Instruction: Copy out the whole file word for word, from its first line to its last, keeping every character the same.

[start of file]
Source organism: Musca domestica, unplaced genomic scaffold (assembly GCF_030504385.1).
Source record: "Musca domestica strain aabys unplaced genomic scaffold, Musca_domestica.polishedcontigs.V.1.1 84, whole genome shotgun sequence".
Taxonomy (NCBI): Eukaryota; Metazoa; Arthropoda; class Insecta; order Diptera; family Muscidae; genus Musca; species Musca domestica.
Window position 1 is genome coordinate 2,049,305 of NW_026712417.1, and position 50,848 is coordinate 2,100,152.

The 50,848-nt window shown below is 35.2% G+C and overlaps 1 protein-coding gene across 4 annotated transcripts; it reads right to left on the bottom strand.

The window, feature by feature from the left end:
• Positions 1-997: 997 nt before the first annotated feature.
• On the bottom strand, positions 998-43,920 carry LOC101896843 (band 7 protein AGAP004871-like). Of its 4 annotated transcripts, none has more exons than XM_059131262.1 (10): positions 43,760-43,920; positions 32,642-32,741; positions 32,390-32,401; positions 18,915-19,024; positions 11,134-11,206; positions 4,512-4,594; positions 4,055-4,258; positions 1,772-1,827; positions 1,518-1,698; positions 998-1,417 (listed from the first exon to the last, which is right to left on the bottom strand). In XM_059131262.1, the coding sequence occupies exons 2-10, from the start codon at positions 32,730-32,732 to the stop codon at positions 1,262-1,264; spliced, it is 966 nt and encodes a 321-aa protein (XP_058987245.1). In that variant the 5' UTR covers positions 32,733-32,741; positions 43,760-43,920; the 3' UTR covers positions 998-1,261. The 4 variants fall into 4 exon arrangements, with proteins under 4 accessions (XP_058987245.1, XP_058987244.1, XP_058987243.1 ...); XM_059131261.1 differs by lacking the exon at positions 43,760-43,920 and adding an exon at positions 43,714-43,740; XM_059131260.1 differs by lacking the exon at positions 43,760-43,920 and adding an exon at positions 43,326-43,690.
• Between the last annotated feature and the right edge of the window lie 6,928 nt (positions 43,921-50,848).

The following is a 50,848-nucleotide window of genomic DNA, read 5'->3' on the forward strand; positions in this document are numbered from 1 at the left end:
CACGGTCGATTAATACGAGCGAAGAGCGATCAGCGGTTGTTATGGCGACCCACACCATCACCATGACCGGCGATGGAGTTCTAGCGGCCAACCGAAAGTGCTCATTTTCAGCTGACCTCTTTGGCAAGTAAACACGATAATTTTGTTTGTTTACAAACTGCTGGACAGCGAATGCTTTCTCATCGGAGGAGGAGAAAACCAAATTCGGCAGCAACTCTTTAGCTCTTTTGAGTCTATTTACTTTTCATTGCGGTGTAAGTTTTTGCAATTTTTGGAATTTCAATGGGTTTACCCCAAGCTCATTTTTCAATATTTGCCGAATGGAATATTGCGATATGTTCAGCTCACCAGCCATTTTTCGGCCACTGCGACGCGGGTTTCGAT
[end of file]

Source organism: Musca domestica, unplaced genomic scaffold (assembly GCF_030504385.1).
Source record: "Musca domestica strain aabys unplaced genomic scaffold, Musca_domestica.polishedcontigs.V.1.1 84, whole genome shotgun sequence".
Taxonomy (NCBI): Eukaryota; Metazoa; Arthropoda; class Insecta; order Diptera; family Muscidae; genus Musca; species Musca domestica.
Window position 1 is genome coordinate 2,049,305 of NW_026712417.1, and position 50,848 is coordinate 2,100,152.

The 50,848-nt window shown below is 35.2% G+C and overlaps 1 protein-coding gene across 4 annotated transcripts; it reads right to left on the bottom strand.

The window, feature by feature from the left end:
• Positions 1-997: 997 nt before the first annotated feature.
• On the bottom strand, positions 998-43,920 carry LOC101896843 (band 7 protein AGAP004871-like). Of its 4 annotated transcripts, none has more exons than XM_059131262.1 (10): positions 43,760-43,920; positions 32,642-32,741; positions 32,390-32,401; positions 18,915-19,024; positions 11,134-11,206; positions 4,512-4,594; positions 4,055-4,258; positions 1,772-1,827; positions 1,518-1,698; positions 998-1,417 (listed from the first exon to the last, which is right to left on the bottom strand). In XM_059131262.1, the coding sequence occupies exons 2-10, from the start codon at positions 32,730-32,732 to the stop codon at positions 1,262-1,264; spliced, it is 966 nt and encodes a 321-aa protein (XP_058987245.1). In that variant the 5' UTR covers positions 32,733-32,741; positions 43,760-43,920; the 3' UTR covers positions 998-1,261. The 4 variants fall into 4 exon arrangements, with proteins under 4 accessions (XP_058987245.1, XP_058987244.1, XP_058987243.1 ...); XM_059131261.1 differs by lacking the exon at positions 43,760-43,920 and adding an exon at positions 43,714-43,740; XM_059131260.1 differs by lacking the exon at positions 43,760-43,920 and adding an exon at positions 43,326-43,690.
• Between the last annotated feature and the right edge of the window lie 6,928 nt (positions 43,921-50,848).

The following is a 50,848-nucleotide window of genomic DNA, read 5'->3' on the forward strand; positions in this document are numbered from 1 at the left end:
CACGGTCGATTAATACGAGCGAAGAGCGATCAGCGGTTGTTATGGCGACCCACACCATCACCATGACCGGCGATGGAGTTCTAGCGGCCAACCGAAAGTGCTCATTTTCAGCTGACCTCTTTGGCAAGTAAACACGATAATTTTGTTTGTTTACAAACTGCTGGACAGCGAATGCTTTCTCATCGGAGGAGGAGAAAACCAAATTCGGCAGCAACTCTTTAGCTCTTTTGAGTCTATTTACTTTTCATTGCGGTGTAAGTTTTTGCAATTTTTGGAATTTCAATGGGTTTACCCCAAGCTCATTTTTCAATATTTGCCGAATGGAATATTGCGATATGTTCAGCTCACCAGCCATTTTTCGGCCACTGCGACGCGGGTTTCGAT